Overview of the SAT Process

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Overview of the SAT Process

  1. 1. Overview of the SAT Process:The Systematic Approach toTrainingWhat is SAT?How does it improve performance?How is it implemented?What are the 5 phases of SAT?How is each stage conducted?Expert Mission on Workforce PlanningEGAT Thailand Johanna P. BishopDecember 2009 Behavioral Science Program Coordinator/ Professor Wilmington University, Delaware USA Doctoral Candidate The George Washington University Washington DC, USA
  2. 2. What is SAT?SAT refers to the Systematic Approach to Training- training that is based on a demonstrated need based on worker and/or plant performance
  3. 3. Why Use SAT?• Nuclear power is a complex industry that requires highly qualified workers• Employee competence and work complexity demands a high quality training program• Training is at the heart of learning in highly complex organizations• Workplace competence involves more than the technical skills – it involves understanding the interrelationships of the organization, process and worker• SAT process includes the involvement of technical experts, management, and training personnel
  4. 4. Advantages of SATSAT is accountable because it is measuredSAT provides continual feedback as the results of training are evaluatedSAT supports teamworkSAT is cost effectiveSAT permits effective management control because measurable objectives are established and performance is evaluated and documented regularly, those responsible for training can measure and correct performanceSAT is performance based training intended to improve worker performance and measures success on the basis of improved personnel and plant performance
  5. 5. 5 Phases of the SAT Process Analysis• SAT Process: 5 Phases Design 1. Analysis 2. Design Development 3. Development 4. Implementation Implementation 5. Evaluation Evaluation Feedback Loop
  6. 6. Analysis Identifies hazards and requirements of the job/ task; examines differences between desired and actual performance• Analysis is the first phase of the Instructional Design, or Systematic Approach to Training, process• In the analysis phase, the end goal is to know IF and WHY training is needed as an intervention to solve a performance problem• There are several types of analysis, and each one has a different focus – NEEDS ANALYSIS • JOB ANALYSIS • TASK ANALYSIS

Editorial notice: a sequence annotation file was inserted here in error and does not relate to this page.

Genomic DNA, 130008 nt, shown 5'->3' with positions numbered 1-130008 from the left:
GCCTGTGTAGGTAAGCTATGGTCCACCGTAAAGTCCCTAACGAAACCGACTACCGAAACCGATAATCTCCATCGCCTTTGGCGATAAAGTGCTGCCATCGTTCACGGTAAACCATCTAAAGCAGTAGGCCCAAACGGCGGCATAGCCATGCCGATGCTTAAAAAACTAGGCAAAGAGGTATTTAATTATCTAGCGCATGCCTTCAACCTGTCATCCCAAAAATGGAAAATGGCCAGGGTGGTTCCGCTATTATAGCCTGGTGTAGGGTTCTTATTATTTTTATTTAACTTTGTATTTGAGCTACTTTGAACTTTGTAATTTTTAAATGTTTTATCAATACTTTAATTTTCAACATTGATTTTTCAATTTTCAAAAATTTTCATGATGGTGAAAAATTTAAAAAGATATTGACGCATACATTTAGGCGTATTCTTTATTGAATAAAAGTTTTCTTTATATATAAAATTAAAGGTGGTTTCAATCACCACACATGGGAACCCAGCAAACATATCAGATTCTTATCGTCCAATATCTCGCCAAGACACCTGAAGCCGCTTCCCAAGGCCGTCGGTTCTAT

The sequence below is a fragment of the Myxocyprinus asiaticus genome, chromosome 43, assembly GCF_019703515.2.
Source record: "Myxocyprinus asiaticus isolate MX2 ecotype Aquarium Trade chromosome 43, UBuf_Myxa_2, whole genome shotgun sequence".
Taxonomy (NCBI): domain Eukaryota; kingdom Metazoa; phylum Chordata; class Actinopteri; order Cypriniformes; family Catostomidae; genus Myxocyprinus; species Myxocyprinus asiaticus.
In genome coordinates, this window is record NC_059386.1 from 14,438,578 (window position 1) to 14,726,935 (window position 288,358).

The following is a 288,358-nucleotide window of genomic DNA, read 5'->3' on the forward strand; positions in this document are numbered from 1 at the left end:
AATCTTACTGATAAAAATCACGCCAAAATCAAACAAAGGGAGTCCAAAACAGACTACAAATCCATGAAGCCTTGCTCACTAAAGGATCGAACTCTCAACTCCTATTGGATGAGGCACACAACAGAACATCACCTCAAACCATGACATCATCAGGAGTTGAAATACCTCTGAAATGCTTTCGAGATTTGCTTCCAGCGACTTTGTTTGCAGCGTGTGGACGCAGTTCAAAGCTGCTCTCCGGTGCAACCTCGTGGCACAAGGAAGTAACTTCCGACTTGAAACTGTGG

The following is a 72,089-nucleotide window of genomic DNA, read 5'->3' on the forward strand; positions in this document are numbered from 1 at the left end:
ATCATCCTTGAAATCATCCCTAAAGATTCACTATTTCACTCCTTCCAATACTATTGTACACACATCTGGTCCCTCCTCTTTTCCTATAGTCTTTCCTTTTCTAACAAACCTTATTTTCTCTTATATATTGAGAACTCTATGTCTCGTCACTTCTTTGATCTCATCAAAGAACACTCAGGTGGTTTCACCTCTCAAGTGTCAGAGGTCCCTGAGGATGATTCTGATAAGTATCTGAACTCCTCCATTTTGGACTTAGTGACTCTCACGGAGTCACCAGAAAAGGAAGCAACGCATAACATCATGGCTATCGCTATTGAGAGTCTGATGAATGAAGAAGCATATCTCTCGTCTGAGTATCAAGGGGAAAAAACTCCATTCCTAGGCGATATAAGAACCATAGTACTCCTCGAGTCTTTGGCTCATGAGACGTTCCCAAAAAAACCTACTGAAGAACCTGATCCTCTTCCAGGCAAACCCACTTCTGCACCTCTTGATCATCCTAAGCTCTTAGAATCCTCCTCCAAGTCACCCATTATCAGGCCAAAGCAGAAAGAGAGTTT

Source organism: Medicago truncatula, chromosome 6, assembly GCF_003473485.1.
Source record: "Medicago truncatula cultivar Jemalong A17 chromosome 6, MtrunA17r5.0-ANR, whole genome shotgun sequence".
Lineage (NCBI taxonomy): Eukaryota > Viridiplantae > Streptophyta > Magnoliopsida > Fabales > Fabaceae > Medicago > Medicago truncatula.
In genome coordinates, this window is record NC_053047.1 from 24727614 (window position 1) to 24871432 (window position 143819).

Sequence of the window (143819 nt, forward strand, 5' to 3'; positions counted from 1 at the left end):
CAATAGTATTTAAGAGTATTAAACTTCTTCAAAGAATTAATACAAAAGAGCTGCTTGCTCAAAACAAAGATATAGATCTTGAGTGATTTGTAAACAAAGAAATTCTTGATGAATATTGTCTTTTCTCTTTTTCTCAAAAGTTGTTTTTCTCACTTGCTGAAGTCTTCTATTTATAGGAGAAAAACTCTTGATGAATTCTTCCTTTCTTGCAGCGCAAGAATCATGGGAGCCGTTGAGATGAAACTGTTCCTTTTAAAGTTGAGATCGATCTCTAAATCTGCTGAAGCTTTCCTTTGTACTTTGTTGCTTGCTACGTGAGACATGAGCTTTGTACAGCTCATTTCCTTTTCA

7. 7. Design A plan that guides the creation of all training materials and strategies• The Design Phase is the second phase of the Instructional Design, or Systematic Approach to Training process – The design phase uses the results from the analysis phase to design the overall structure of the training intervention – This is the phase where the training instructor takes all the information he/she now knows about the performance and the performer and designs how to best meet the needs for improving and achieving the desired performance• The outputs of the design phase are: – Approve the task list and performance standards – Select the training topics – Determine trainee entry level requirements – Develop performance objectives – Sequence the objectives – Select instructional methods, settings, and media
  8. 8. DevelopmentCreation of training documents and materials, props, and assessment tools• The Development Phase is the third phase of the Instructional Design, or Systematic Approach to Training process• The development phase uses the outputs from the design phase to actually create the training materials – In this phase, the instructor conducts research on the subject matter, resulting in developing lesson plans and training materials – Both resource materials for the instructor and lesson materials for the students are developed in this phase• The outputs of the development phase are: – Create a lesson plan – Create qualification instruments – Create training program description – Create lesson materials for the trainer – Create lesson materials for the trainees
  9. 9. Implementation Training is delivered and learning is assessed• The Implementation Phase is the fourth phase of the Instructional Design, or Systematic Approach to Training process• The implementation phase uses the outputs from the development phase to actually conduct a training tryout• In this phase, the instructor conducts a pilot teach on the subject matter• The outputs of the implementation phase are: – Implement the training plan – Conduct a training program tryout – Conduct evaluation of the training program tryout – Document the training
  10. 10. Evaluation Training effectiveness is evaluated and continuous improvement is implemented• The Evaluation Phase is the fifth phase of the Instructional Design, or Systematic Approach to Training process• The evaluation “…ensures training’s continuing ability to produce qualified employees” (INPO, 1993)• Good instructors constantly monitor students’ nonverbal feedback and perform in-training evaluations• This allows them to adjust as necessary while delivering the lesson plan• In addition, there is also the phase of collecting student feedback after the training is completed• Instructors who follow up by monitoring student performance once they are back on the job are able to gather even more evaluation information• The evaluation phase collects feedback and uses that information to redesign the lesson plan• The outputs of the evaluation phase are: • Monitor indicators • Analyze information • Initiate corrective actions
  11. 11. SAT Phases In TrainingNow let’s discuss each phase of the SAT process for the training function in more detail…